2. Compared to other countries we spend very little of our budget on food purchases
    1. For the average American household, food accounts for about 6% of all our purchases during the year.  (This differs from the 15.3% above because that figured is in total and the 6% is calculating food expenditures on an average household basis.) The US has the 12th highest GDP per capita in the world, $48,100 per year.  
    2. Compare this percentage of income to a much poorer country like South Africa, which has the 105th highest GDP per capita, $11,000 per year, but where food accounts for 20% of purchases.  Or India, where food accounts for 35% of expenses and the GDP per capita is $3,700 a year - 163rd globally.
    3. In fact, the US spends the smallest percentage of income on food of any country in the world, while being one of the most wealthy countries.  Although it makes sense that food is a somewhat fixed costs in terms of quantity (a person can only eat a limited amount of food) it is telling that our food costs are about half of an average European country which have similarly high income per capita.  For example, Norway has a higher GDP per capita, $53,300 (8th highest globally), but spends 11% of their budget on food.
  3. The percentage of our population that is obese continues to increase
    As of 2009-2010, over one third (35.7%) of American adults are obese.
Although these figures vary somewhat between different studies and sources the overall picture is clear. We spend very little of our income on food purchases, and our health continues to be severely damaged by preventable diseases related to obesity (heart disease, stroke, type 2 diabetes and certain types of cancer).

In the future I plan to write more about food and how we are trying to improve our eating habits. Food and health are complex issues with many variables to consider, but eating more unprocessed foods is a simple first step to better health that has been enjoyable for us so far.

 to Honeycrisp

Switching from Golden Crisp . . .

June 17, 2012

Happy Father's Day!

Every year we take a photo of Eva and I in front of a magnolia tree we planted in the backyard when she was born.  Here's a look at our first two Father's Day photos, we're excited to see how Eva (and the magnolia) grow in the future. :)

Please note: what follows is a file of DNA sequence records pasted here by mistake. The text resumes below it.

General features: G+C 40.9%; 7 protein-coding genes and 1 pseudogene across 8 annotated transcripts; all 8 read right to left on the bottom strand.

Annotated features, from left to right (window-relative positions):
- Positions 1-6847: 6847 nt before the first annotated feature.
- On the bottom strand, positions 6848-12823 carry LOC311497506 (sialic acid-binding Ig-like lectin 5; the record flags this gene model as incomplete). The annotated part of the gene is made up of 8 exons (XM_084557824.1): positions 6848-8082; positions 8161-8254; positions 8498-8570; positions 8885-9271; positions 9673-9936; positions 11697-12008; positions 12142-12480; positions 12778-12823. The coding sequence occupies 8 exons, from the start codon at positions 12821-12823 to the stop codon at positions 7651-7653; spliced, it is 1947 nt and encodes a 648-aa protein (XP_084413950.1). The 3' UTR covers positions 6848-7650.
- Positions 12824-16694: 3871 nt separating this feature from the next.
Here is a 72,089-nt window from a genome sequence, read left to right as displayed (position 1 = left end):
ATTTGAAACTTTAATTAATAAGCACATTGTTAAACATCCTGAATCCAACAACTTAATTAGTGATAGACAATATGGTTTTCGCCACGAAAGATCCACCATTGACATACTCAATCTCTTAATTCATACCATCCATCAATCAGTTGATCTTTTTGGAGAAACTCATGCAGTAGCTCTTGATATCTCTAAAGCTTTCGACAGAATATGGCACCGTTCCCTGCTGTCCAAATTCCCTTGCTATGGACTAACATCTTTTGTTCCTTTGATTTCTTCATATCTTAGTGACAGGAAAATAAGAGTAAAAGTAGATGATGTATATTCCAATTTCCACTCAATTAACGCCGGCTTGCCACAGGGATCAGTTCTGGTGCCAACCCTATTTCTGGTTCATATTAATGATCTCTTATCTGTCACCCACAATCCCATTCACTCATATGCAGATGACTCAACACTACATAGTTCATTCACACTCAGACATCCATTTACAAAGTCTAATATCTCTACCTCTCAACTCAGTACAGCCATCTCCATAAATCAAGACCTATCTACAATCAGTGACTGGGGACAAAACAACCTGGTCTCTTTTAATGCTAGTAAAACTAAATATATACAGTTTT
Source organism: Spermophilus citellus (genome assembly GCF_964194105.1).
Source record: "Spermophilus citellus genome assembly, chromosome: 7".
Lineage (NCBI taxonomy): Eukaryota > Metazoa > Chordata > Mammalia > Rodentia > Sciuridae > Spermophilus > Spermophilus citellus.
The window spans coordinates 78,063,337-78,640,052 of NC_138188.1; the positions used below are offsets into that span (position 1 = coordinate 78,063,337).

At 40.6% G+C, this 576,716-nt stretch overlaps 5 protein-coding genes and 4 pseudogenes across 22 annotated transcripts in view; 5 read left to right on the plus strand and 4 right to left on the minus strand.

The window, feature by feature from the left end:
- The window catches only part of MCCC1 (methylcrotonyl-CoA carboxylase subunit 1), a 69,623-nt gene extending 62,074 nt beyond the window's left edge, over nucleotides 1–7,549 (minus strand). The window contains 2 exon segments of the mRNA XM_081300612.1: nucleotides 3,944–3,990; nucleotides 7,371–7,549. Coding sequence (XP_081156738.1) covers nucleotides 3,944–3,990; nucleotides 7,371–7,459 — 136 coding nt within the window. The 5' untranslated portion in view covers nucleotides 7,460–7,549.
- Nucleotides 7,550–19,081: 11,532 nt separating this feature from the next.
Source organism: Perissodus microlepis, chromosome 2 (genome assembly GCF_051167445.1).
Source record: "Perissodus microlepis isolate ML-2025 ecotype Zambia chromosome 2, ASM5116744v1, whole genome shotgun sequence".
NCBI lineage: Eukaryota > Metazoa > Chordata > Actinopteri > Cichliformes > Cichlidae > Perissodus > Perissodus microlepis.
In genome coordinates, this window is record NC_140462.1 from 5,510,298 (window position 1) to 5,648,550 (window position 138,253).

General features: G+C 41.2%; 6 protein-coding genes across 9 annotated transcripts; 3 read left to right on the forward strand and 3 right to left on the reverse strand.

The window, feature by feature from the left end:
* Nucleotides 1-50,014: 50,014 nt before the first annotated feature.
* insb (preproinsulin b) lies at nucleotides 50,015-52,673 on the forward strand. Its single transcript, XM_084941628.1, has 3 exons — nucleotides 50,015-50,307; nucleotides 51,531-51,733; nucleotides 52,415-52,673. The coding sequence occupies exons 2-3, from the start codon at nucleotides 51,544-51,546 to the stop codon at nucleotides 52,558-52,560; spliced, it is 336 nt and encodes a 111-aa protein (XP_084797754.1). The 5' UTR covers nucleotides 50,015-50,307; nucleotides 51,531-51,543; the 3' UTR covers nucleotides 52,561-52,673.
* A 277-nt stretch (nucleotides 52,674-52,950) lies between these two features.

June 2011 - My first Father's Day

June 2012 - The Sequel

Hope all the fathers out there have a great day.  Thanks to my dad, Scott, for all the support over the years and to my grandfathers, Jack and Pat, for planting the gardening and farming seed in me long ago.

June 16, 2012

Sharing is Caring

Last week we picked up a Thai Chili Plant for free on Craigslist and planted it in the backyard.  The plant had a lot of chilis on it, and we didn't want them to go to waste so we picked them, and also picked a bunch of the lemons on our tree.  Since we couldn't use all this produce, we decided to put it out on the driveway to share with the neighborhood.

All of the produce was gone within a few hours.  We were glad to share with our neighbors, and I assume they were happy to get some fresh, free produce.  

Often, especially in summer, gardens can produce more of a given item than can be used by one person or family.  If you are in this situation consider sharing with your neighbors, they might have some produce to share with you as well. :)

Happy weekend to everyone!

June 9, 2012

The Problem With Pavement - Part 1

Don't it always seem to go, 
That you don't know what you've got
'Til it's gone
They paved paradise 
And put up a parking lot

- Joni Mitchell

One thing about my yard, and much of the San Diego area, that bothers me is the amount of concrete, asphalt, and other pavement that cover much of the land area - including the entirety of many yards.  For example, at right is a photo of my neighbor's backyard.

We live about a mile from San Diego Bay and less than 5 miles from the Pacific Ocean.  This is an area that gets frequent dew, has a very temperate climate, and relatively high humidity (around 75 percent) year-round.  Although San Diego doesn't get much rainfall each year, about 12 inches in our area, the climate is very well-suited to growing many types of plants with little to no watering required.  It's disheartening to me that paving over the land is the preferred option for many in the area.  This is in addition to the roads, freeways, sidewalks, driveways, commercial and residential buildings, and many other structures covering the ground.

The amount of paved surfaces and structures covering the ground leads to issues with urban runoff.  Urban runoff is the problem created when pollutants (oil, grease, trash, etc.) are directed to water sources like bays, rivers, and oceans.  Paved surfaces reduce the ability of the ground, plants, and other natural materials to filter and slow the progress of pollutants traveling to water sources.  Due to impervious surfaces like pavement, the runoff produced by a typical city block produces 9 times more runoff than a wooded area of the same size.

In San Diego, all public storm drains send water directly to the ocean, without any treatment or filtering.  This means that when there is rainfall all of the trash (cigarette butts, wrappers, animal wastes, roadkill, motor oil, gasoline, dirt, litter, etc.) are sent to the water we swim, surf, fish and play in.  As a result of urban runoff there are regular beach closures of the Pacific Ocean in the San Diego area.  The Pacific Ocean is the largest body of water on earth.  That is ridiculous.